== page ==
Special Education Process

Special Education Process

The Special Education Process includes:
Educational Areas of Need

Educational Areas of Need

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Disability Case Management

Disability Case Management

Services for families of children with disabilities
STOP THE CYCLE OF FAILURE IN EDUCATIONNATIONAL EDUCATION ADVOCACY PROJECTS REPORT:

  • A significant number of learning disabilities are either not identified or not properly assessed, and proper special education services are therefore not provided.
  • Despite intelligence levels adequate to go to college, students with unidentified or inappropriately identified learning disabilities drop out of school, barely pass and have lower paying unskilled jobs.
  • Children with learning disabilities are often segregated unnecessarily from non-disabled peers and thus denied the opportunity to develop necessary social skills.
  • Segregated classes are often not as academically rigorous and lack many resources found in regular education classes.
  • Non-disabled peers are denied the opportunity to learn about and from disabled peers, perpetuating stereotypes of the disabled.
  • Unaddressed leaning disabilities lead to behavioral problems that mask the initial disability (50-78% of juveniles incarcerated have learning disabilities).
  • Children with unaddressed learning disabilities often self medicate with alcohol and drugs (60% of people recovering from addictions have some form of a learning disability).
  • 75% of children in foster care want to go to college and only 3% get a bachelors degree.
  • High school dropouts will earn about $260,000 less than high school graduates and $800,000 less than college graduates in their lifetime.
  • High school dropouts have a life expectancy 9.2 years shorter than high school graduates.
  • A one-year increase in average years of schooling for dropouts would reduce murder and assault rates by almost 30%, motor vehicle theft by 20%, arson by 13%, and burglary and larceny by about 6%.
  • College graduates are 3 times more likely to vote than high school dropouts.
  • 3/4 of public schools report less than adequate conditions, roofs and electrical power needing repairs, renovations or modernization. The average repair needed per school is $2.2 million, or $3,800 per student.
  • 4 out of 10 secondary school teachers do not have a degree in the subject they teach.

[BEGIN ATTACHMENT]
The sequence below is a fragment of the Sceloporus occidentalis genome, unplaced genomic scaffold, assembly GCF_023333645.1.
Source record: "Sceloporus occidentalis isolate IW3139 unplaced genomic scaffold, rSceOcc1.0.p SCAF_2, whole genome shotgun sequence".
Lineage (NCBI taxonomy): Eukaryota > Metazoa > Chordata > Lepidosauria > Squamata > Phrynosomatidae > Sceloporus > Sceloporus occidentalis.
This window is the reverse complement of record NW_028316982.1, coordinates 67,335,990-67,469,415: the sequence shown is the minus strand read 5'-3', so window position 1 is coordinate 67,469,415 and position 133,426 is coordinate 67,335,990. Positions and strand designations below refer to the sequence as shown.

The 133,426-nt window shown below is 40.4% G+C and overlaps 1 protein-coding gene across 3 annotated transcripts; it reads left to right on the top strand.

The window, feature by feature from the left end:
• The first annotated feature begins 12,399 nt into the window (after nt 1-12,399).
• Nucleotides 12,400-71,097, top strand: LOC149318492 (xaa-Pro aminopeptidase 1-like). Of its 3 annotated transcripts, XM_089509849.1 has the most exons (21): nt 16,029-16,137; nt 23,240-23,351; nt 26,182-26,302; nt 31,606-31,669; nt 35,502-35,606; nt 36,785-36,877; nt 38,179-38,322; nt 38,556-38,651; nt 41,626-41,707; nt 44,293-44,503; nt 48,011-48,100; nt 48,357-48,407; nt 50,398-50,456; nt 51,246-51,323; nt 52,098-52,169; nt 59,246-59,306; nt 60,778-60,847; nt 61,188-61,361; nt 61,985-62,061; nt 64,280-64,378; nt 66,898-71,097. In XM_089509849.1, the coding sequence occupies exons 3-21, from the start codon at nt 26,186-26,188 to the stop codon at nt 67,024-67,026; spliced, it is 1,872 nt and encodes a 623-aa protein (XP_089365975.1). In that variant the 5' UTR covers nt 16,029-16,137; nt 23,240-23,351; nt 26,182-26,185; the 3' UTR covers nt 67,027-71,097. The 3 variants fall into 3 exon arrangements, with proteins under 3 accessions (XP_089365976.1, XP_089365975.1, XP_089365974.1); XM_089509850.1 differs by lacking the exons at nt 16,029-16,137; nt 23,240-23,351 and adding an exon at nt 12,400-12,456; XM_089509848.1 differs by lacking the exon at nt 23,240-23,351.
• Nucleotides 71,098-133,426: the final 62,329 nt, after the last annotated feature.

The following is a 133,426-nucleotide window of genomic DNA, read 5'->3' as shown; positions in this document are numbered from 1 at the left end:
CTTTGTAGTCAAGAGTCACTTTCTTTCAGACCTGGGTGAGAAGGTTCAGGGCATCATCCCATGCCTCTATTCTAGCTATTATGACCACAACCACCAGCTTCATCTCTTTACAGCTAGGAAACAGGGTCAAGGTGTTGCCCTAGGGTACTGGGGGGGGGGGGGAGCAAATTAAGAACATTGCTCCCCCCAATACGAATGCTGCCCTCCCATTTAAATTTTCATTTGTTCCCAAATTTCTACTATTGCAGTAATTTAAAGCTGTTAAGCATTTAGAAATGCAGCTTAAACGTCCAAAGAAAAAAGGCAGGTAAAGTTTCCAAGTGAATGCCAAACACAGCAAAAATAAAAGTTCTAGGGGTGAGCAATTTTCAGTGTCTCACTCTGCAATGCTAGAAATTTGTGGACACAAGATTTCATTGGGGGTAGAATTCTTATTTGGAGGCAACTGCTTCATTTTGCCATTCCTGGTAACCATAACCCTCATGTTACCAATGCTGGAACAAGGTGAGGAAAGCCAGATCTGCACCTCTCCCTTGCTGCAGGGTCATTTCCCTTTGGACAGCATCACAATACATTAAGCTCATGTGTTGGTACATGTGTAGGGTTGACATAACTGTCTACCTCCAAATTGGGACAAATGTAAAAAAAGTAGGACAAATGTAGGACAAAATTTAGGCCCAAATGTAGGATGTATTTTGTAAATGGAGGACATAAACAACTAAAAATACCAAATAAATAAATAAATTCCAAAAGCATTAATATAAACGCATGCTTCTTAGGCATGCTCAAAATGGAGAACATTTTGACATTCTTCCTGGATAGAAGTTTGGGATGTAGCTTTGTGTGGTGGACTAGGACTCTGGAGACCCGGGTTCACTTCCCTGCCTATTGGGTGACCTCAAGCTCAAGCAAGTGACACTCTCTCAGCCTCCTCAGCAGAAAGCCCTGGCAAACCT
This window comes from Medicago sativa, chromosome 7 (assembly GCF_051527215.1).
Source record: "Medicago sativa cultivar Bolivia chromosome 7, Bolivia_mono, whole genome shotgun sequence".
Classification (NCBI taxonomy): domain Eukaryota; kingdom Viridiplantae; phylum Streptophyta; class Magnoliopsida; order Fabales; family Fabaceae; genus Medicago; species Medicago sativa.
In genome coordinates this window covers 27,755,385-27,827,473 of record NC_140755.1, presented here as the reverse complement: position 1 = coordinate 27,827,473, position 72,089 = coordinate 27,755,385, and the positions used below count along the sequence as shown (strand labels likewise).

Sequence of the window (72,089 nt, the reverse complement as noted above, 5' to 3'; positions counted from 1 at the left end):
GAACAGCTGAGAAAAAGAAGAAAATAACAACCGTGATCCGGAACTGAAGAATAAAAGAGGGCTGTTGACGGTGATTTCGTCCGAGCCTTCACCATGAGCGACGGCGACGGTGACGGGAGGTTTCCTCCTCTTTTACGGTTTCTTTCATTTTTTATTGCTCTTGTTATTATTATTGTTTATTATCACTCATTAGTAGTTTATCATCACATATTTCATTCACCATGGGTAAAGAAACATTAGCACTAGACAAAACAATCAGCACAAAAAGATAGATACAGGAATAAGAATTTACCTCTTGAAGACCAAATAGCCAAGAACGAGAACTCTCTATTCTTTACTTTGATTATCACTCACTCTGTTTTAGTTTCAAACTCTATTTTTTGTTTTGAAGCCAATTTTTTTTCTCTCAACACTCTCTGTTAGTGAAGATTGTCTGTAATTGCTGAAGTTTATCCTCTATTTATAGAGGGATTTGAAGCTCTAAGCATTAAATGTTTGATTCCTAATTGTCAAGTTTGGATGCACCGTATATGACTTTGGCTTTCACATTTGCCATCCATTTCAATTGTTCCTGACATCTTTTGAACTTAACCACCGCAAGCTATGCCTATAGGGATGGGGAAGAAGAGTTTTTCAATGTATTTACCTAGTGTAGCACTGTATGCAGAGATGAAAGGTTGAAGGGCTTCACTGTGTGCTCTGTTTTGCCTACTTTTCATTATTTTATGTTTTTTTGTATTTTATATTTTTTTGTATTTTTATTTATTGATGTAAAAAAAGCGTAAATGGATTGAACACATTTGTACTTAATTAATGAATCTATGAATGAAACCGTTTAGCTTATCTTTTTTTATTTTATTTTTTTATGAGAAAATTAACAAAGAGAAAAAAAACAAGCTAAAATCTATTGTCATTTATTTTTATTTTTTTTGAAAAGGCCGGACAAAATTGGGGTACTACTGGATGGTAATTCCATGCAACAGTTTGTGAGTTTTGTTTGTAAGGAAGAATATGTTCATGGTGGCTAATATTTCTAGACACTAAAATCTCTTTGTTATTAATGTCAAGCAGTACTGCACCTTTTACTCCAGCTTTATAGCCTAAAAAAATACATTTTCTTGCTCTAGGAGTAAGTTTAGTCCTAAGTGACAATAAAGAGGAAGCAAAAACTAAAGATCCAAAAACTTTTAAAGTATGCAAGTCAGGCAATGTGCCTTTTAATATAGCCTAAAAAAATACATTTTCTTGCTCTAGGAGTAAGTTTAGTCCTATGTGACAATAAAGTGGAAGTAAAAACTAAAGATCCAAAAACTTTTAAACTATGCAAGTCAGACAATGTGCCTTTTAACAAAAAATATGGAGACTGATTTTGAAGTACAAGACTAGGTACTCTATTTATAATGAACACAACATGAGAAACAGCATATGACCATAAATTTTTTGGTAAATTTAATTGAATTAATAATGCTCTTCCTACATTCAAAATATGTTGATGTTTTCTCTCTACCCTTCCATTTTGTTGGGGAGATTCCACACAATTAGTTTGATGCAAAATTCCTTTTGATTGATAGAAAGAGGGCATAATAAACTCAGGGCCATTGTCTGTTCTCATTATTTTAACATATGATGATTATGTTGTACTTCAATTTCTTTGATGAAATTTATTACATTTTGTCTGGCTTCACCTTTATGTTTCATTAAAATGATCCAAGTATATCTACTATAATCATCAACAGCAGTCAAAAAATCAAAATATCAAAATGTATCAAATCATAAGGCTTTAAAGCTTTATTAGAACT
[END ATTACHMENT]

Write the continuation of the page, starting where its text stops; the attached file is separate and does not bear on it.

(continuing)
• English-Language Learners numbers increased in public schools from 3.5 million to 5.3 million, a 51% from 1980 to 2009. Only 12% of 4th grade ELLs scored proficient or above in math and only 5% of 8th grade ELLs. In reading only 3 percent of 4th and 8th grade ELLs were proficient or above.
  • We have a dropout crisis with 250,000 students failing to graduate each year.

White     4.8%
Black     9.9%
Latino     18.3%
Asian     4.4%
American Indian/Alaska Native  14.6%

  • ONLY 58 percent of first-time, full-time students, from public education, seeking a bachelor’s degree at a 4-year institution completed a bachelor’s degree at that institution within 6 years or 150 percent of normal completion time for the degrees, with graduation rates of 65% at private nonprofit institutions, 56% at public institutions and only 28% at private for-profit institutions. 6 year graduation completion rates varied by race/ ethnicity with Asian/Pacific Islander students at 69%, White students at 62%, Hispanic students at 50%, and Black and American Indian/Alaska Native students at 39% each. SOURCE: U.S. Department of Education, National Center for Education Statistics. (2012). The Condition of Education 2011 (NCES 2012-045), Indicator 45.
  • 33% of public school students receive free or reduced price lunches.
  • 13% of public school students received Chapter 1 services. (federal program for poorly performing students in economically disadvantaged areas)On average, four out of 10 secondary school teachers do not have a degree in the subject they teach.
  • 1/2 of elementary school teachers have 25 or more students in a class.
  • 250,000 crimes a year on school property were reported to police.
  • Ten percent of 10th graders admit to taking a weapon to school during the past month.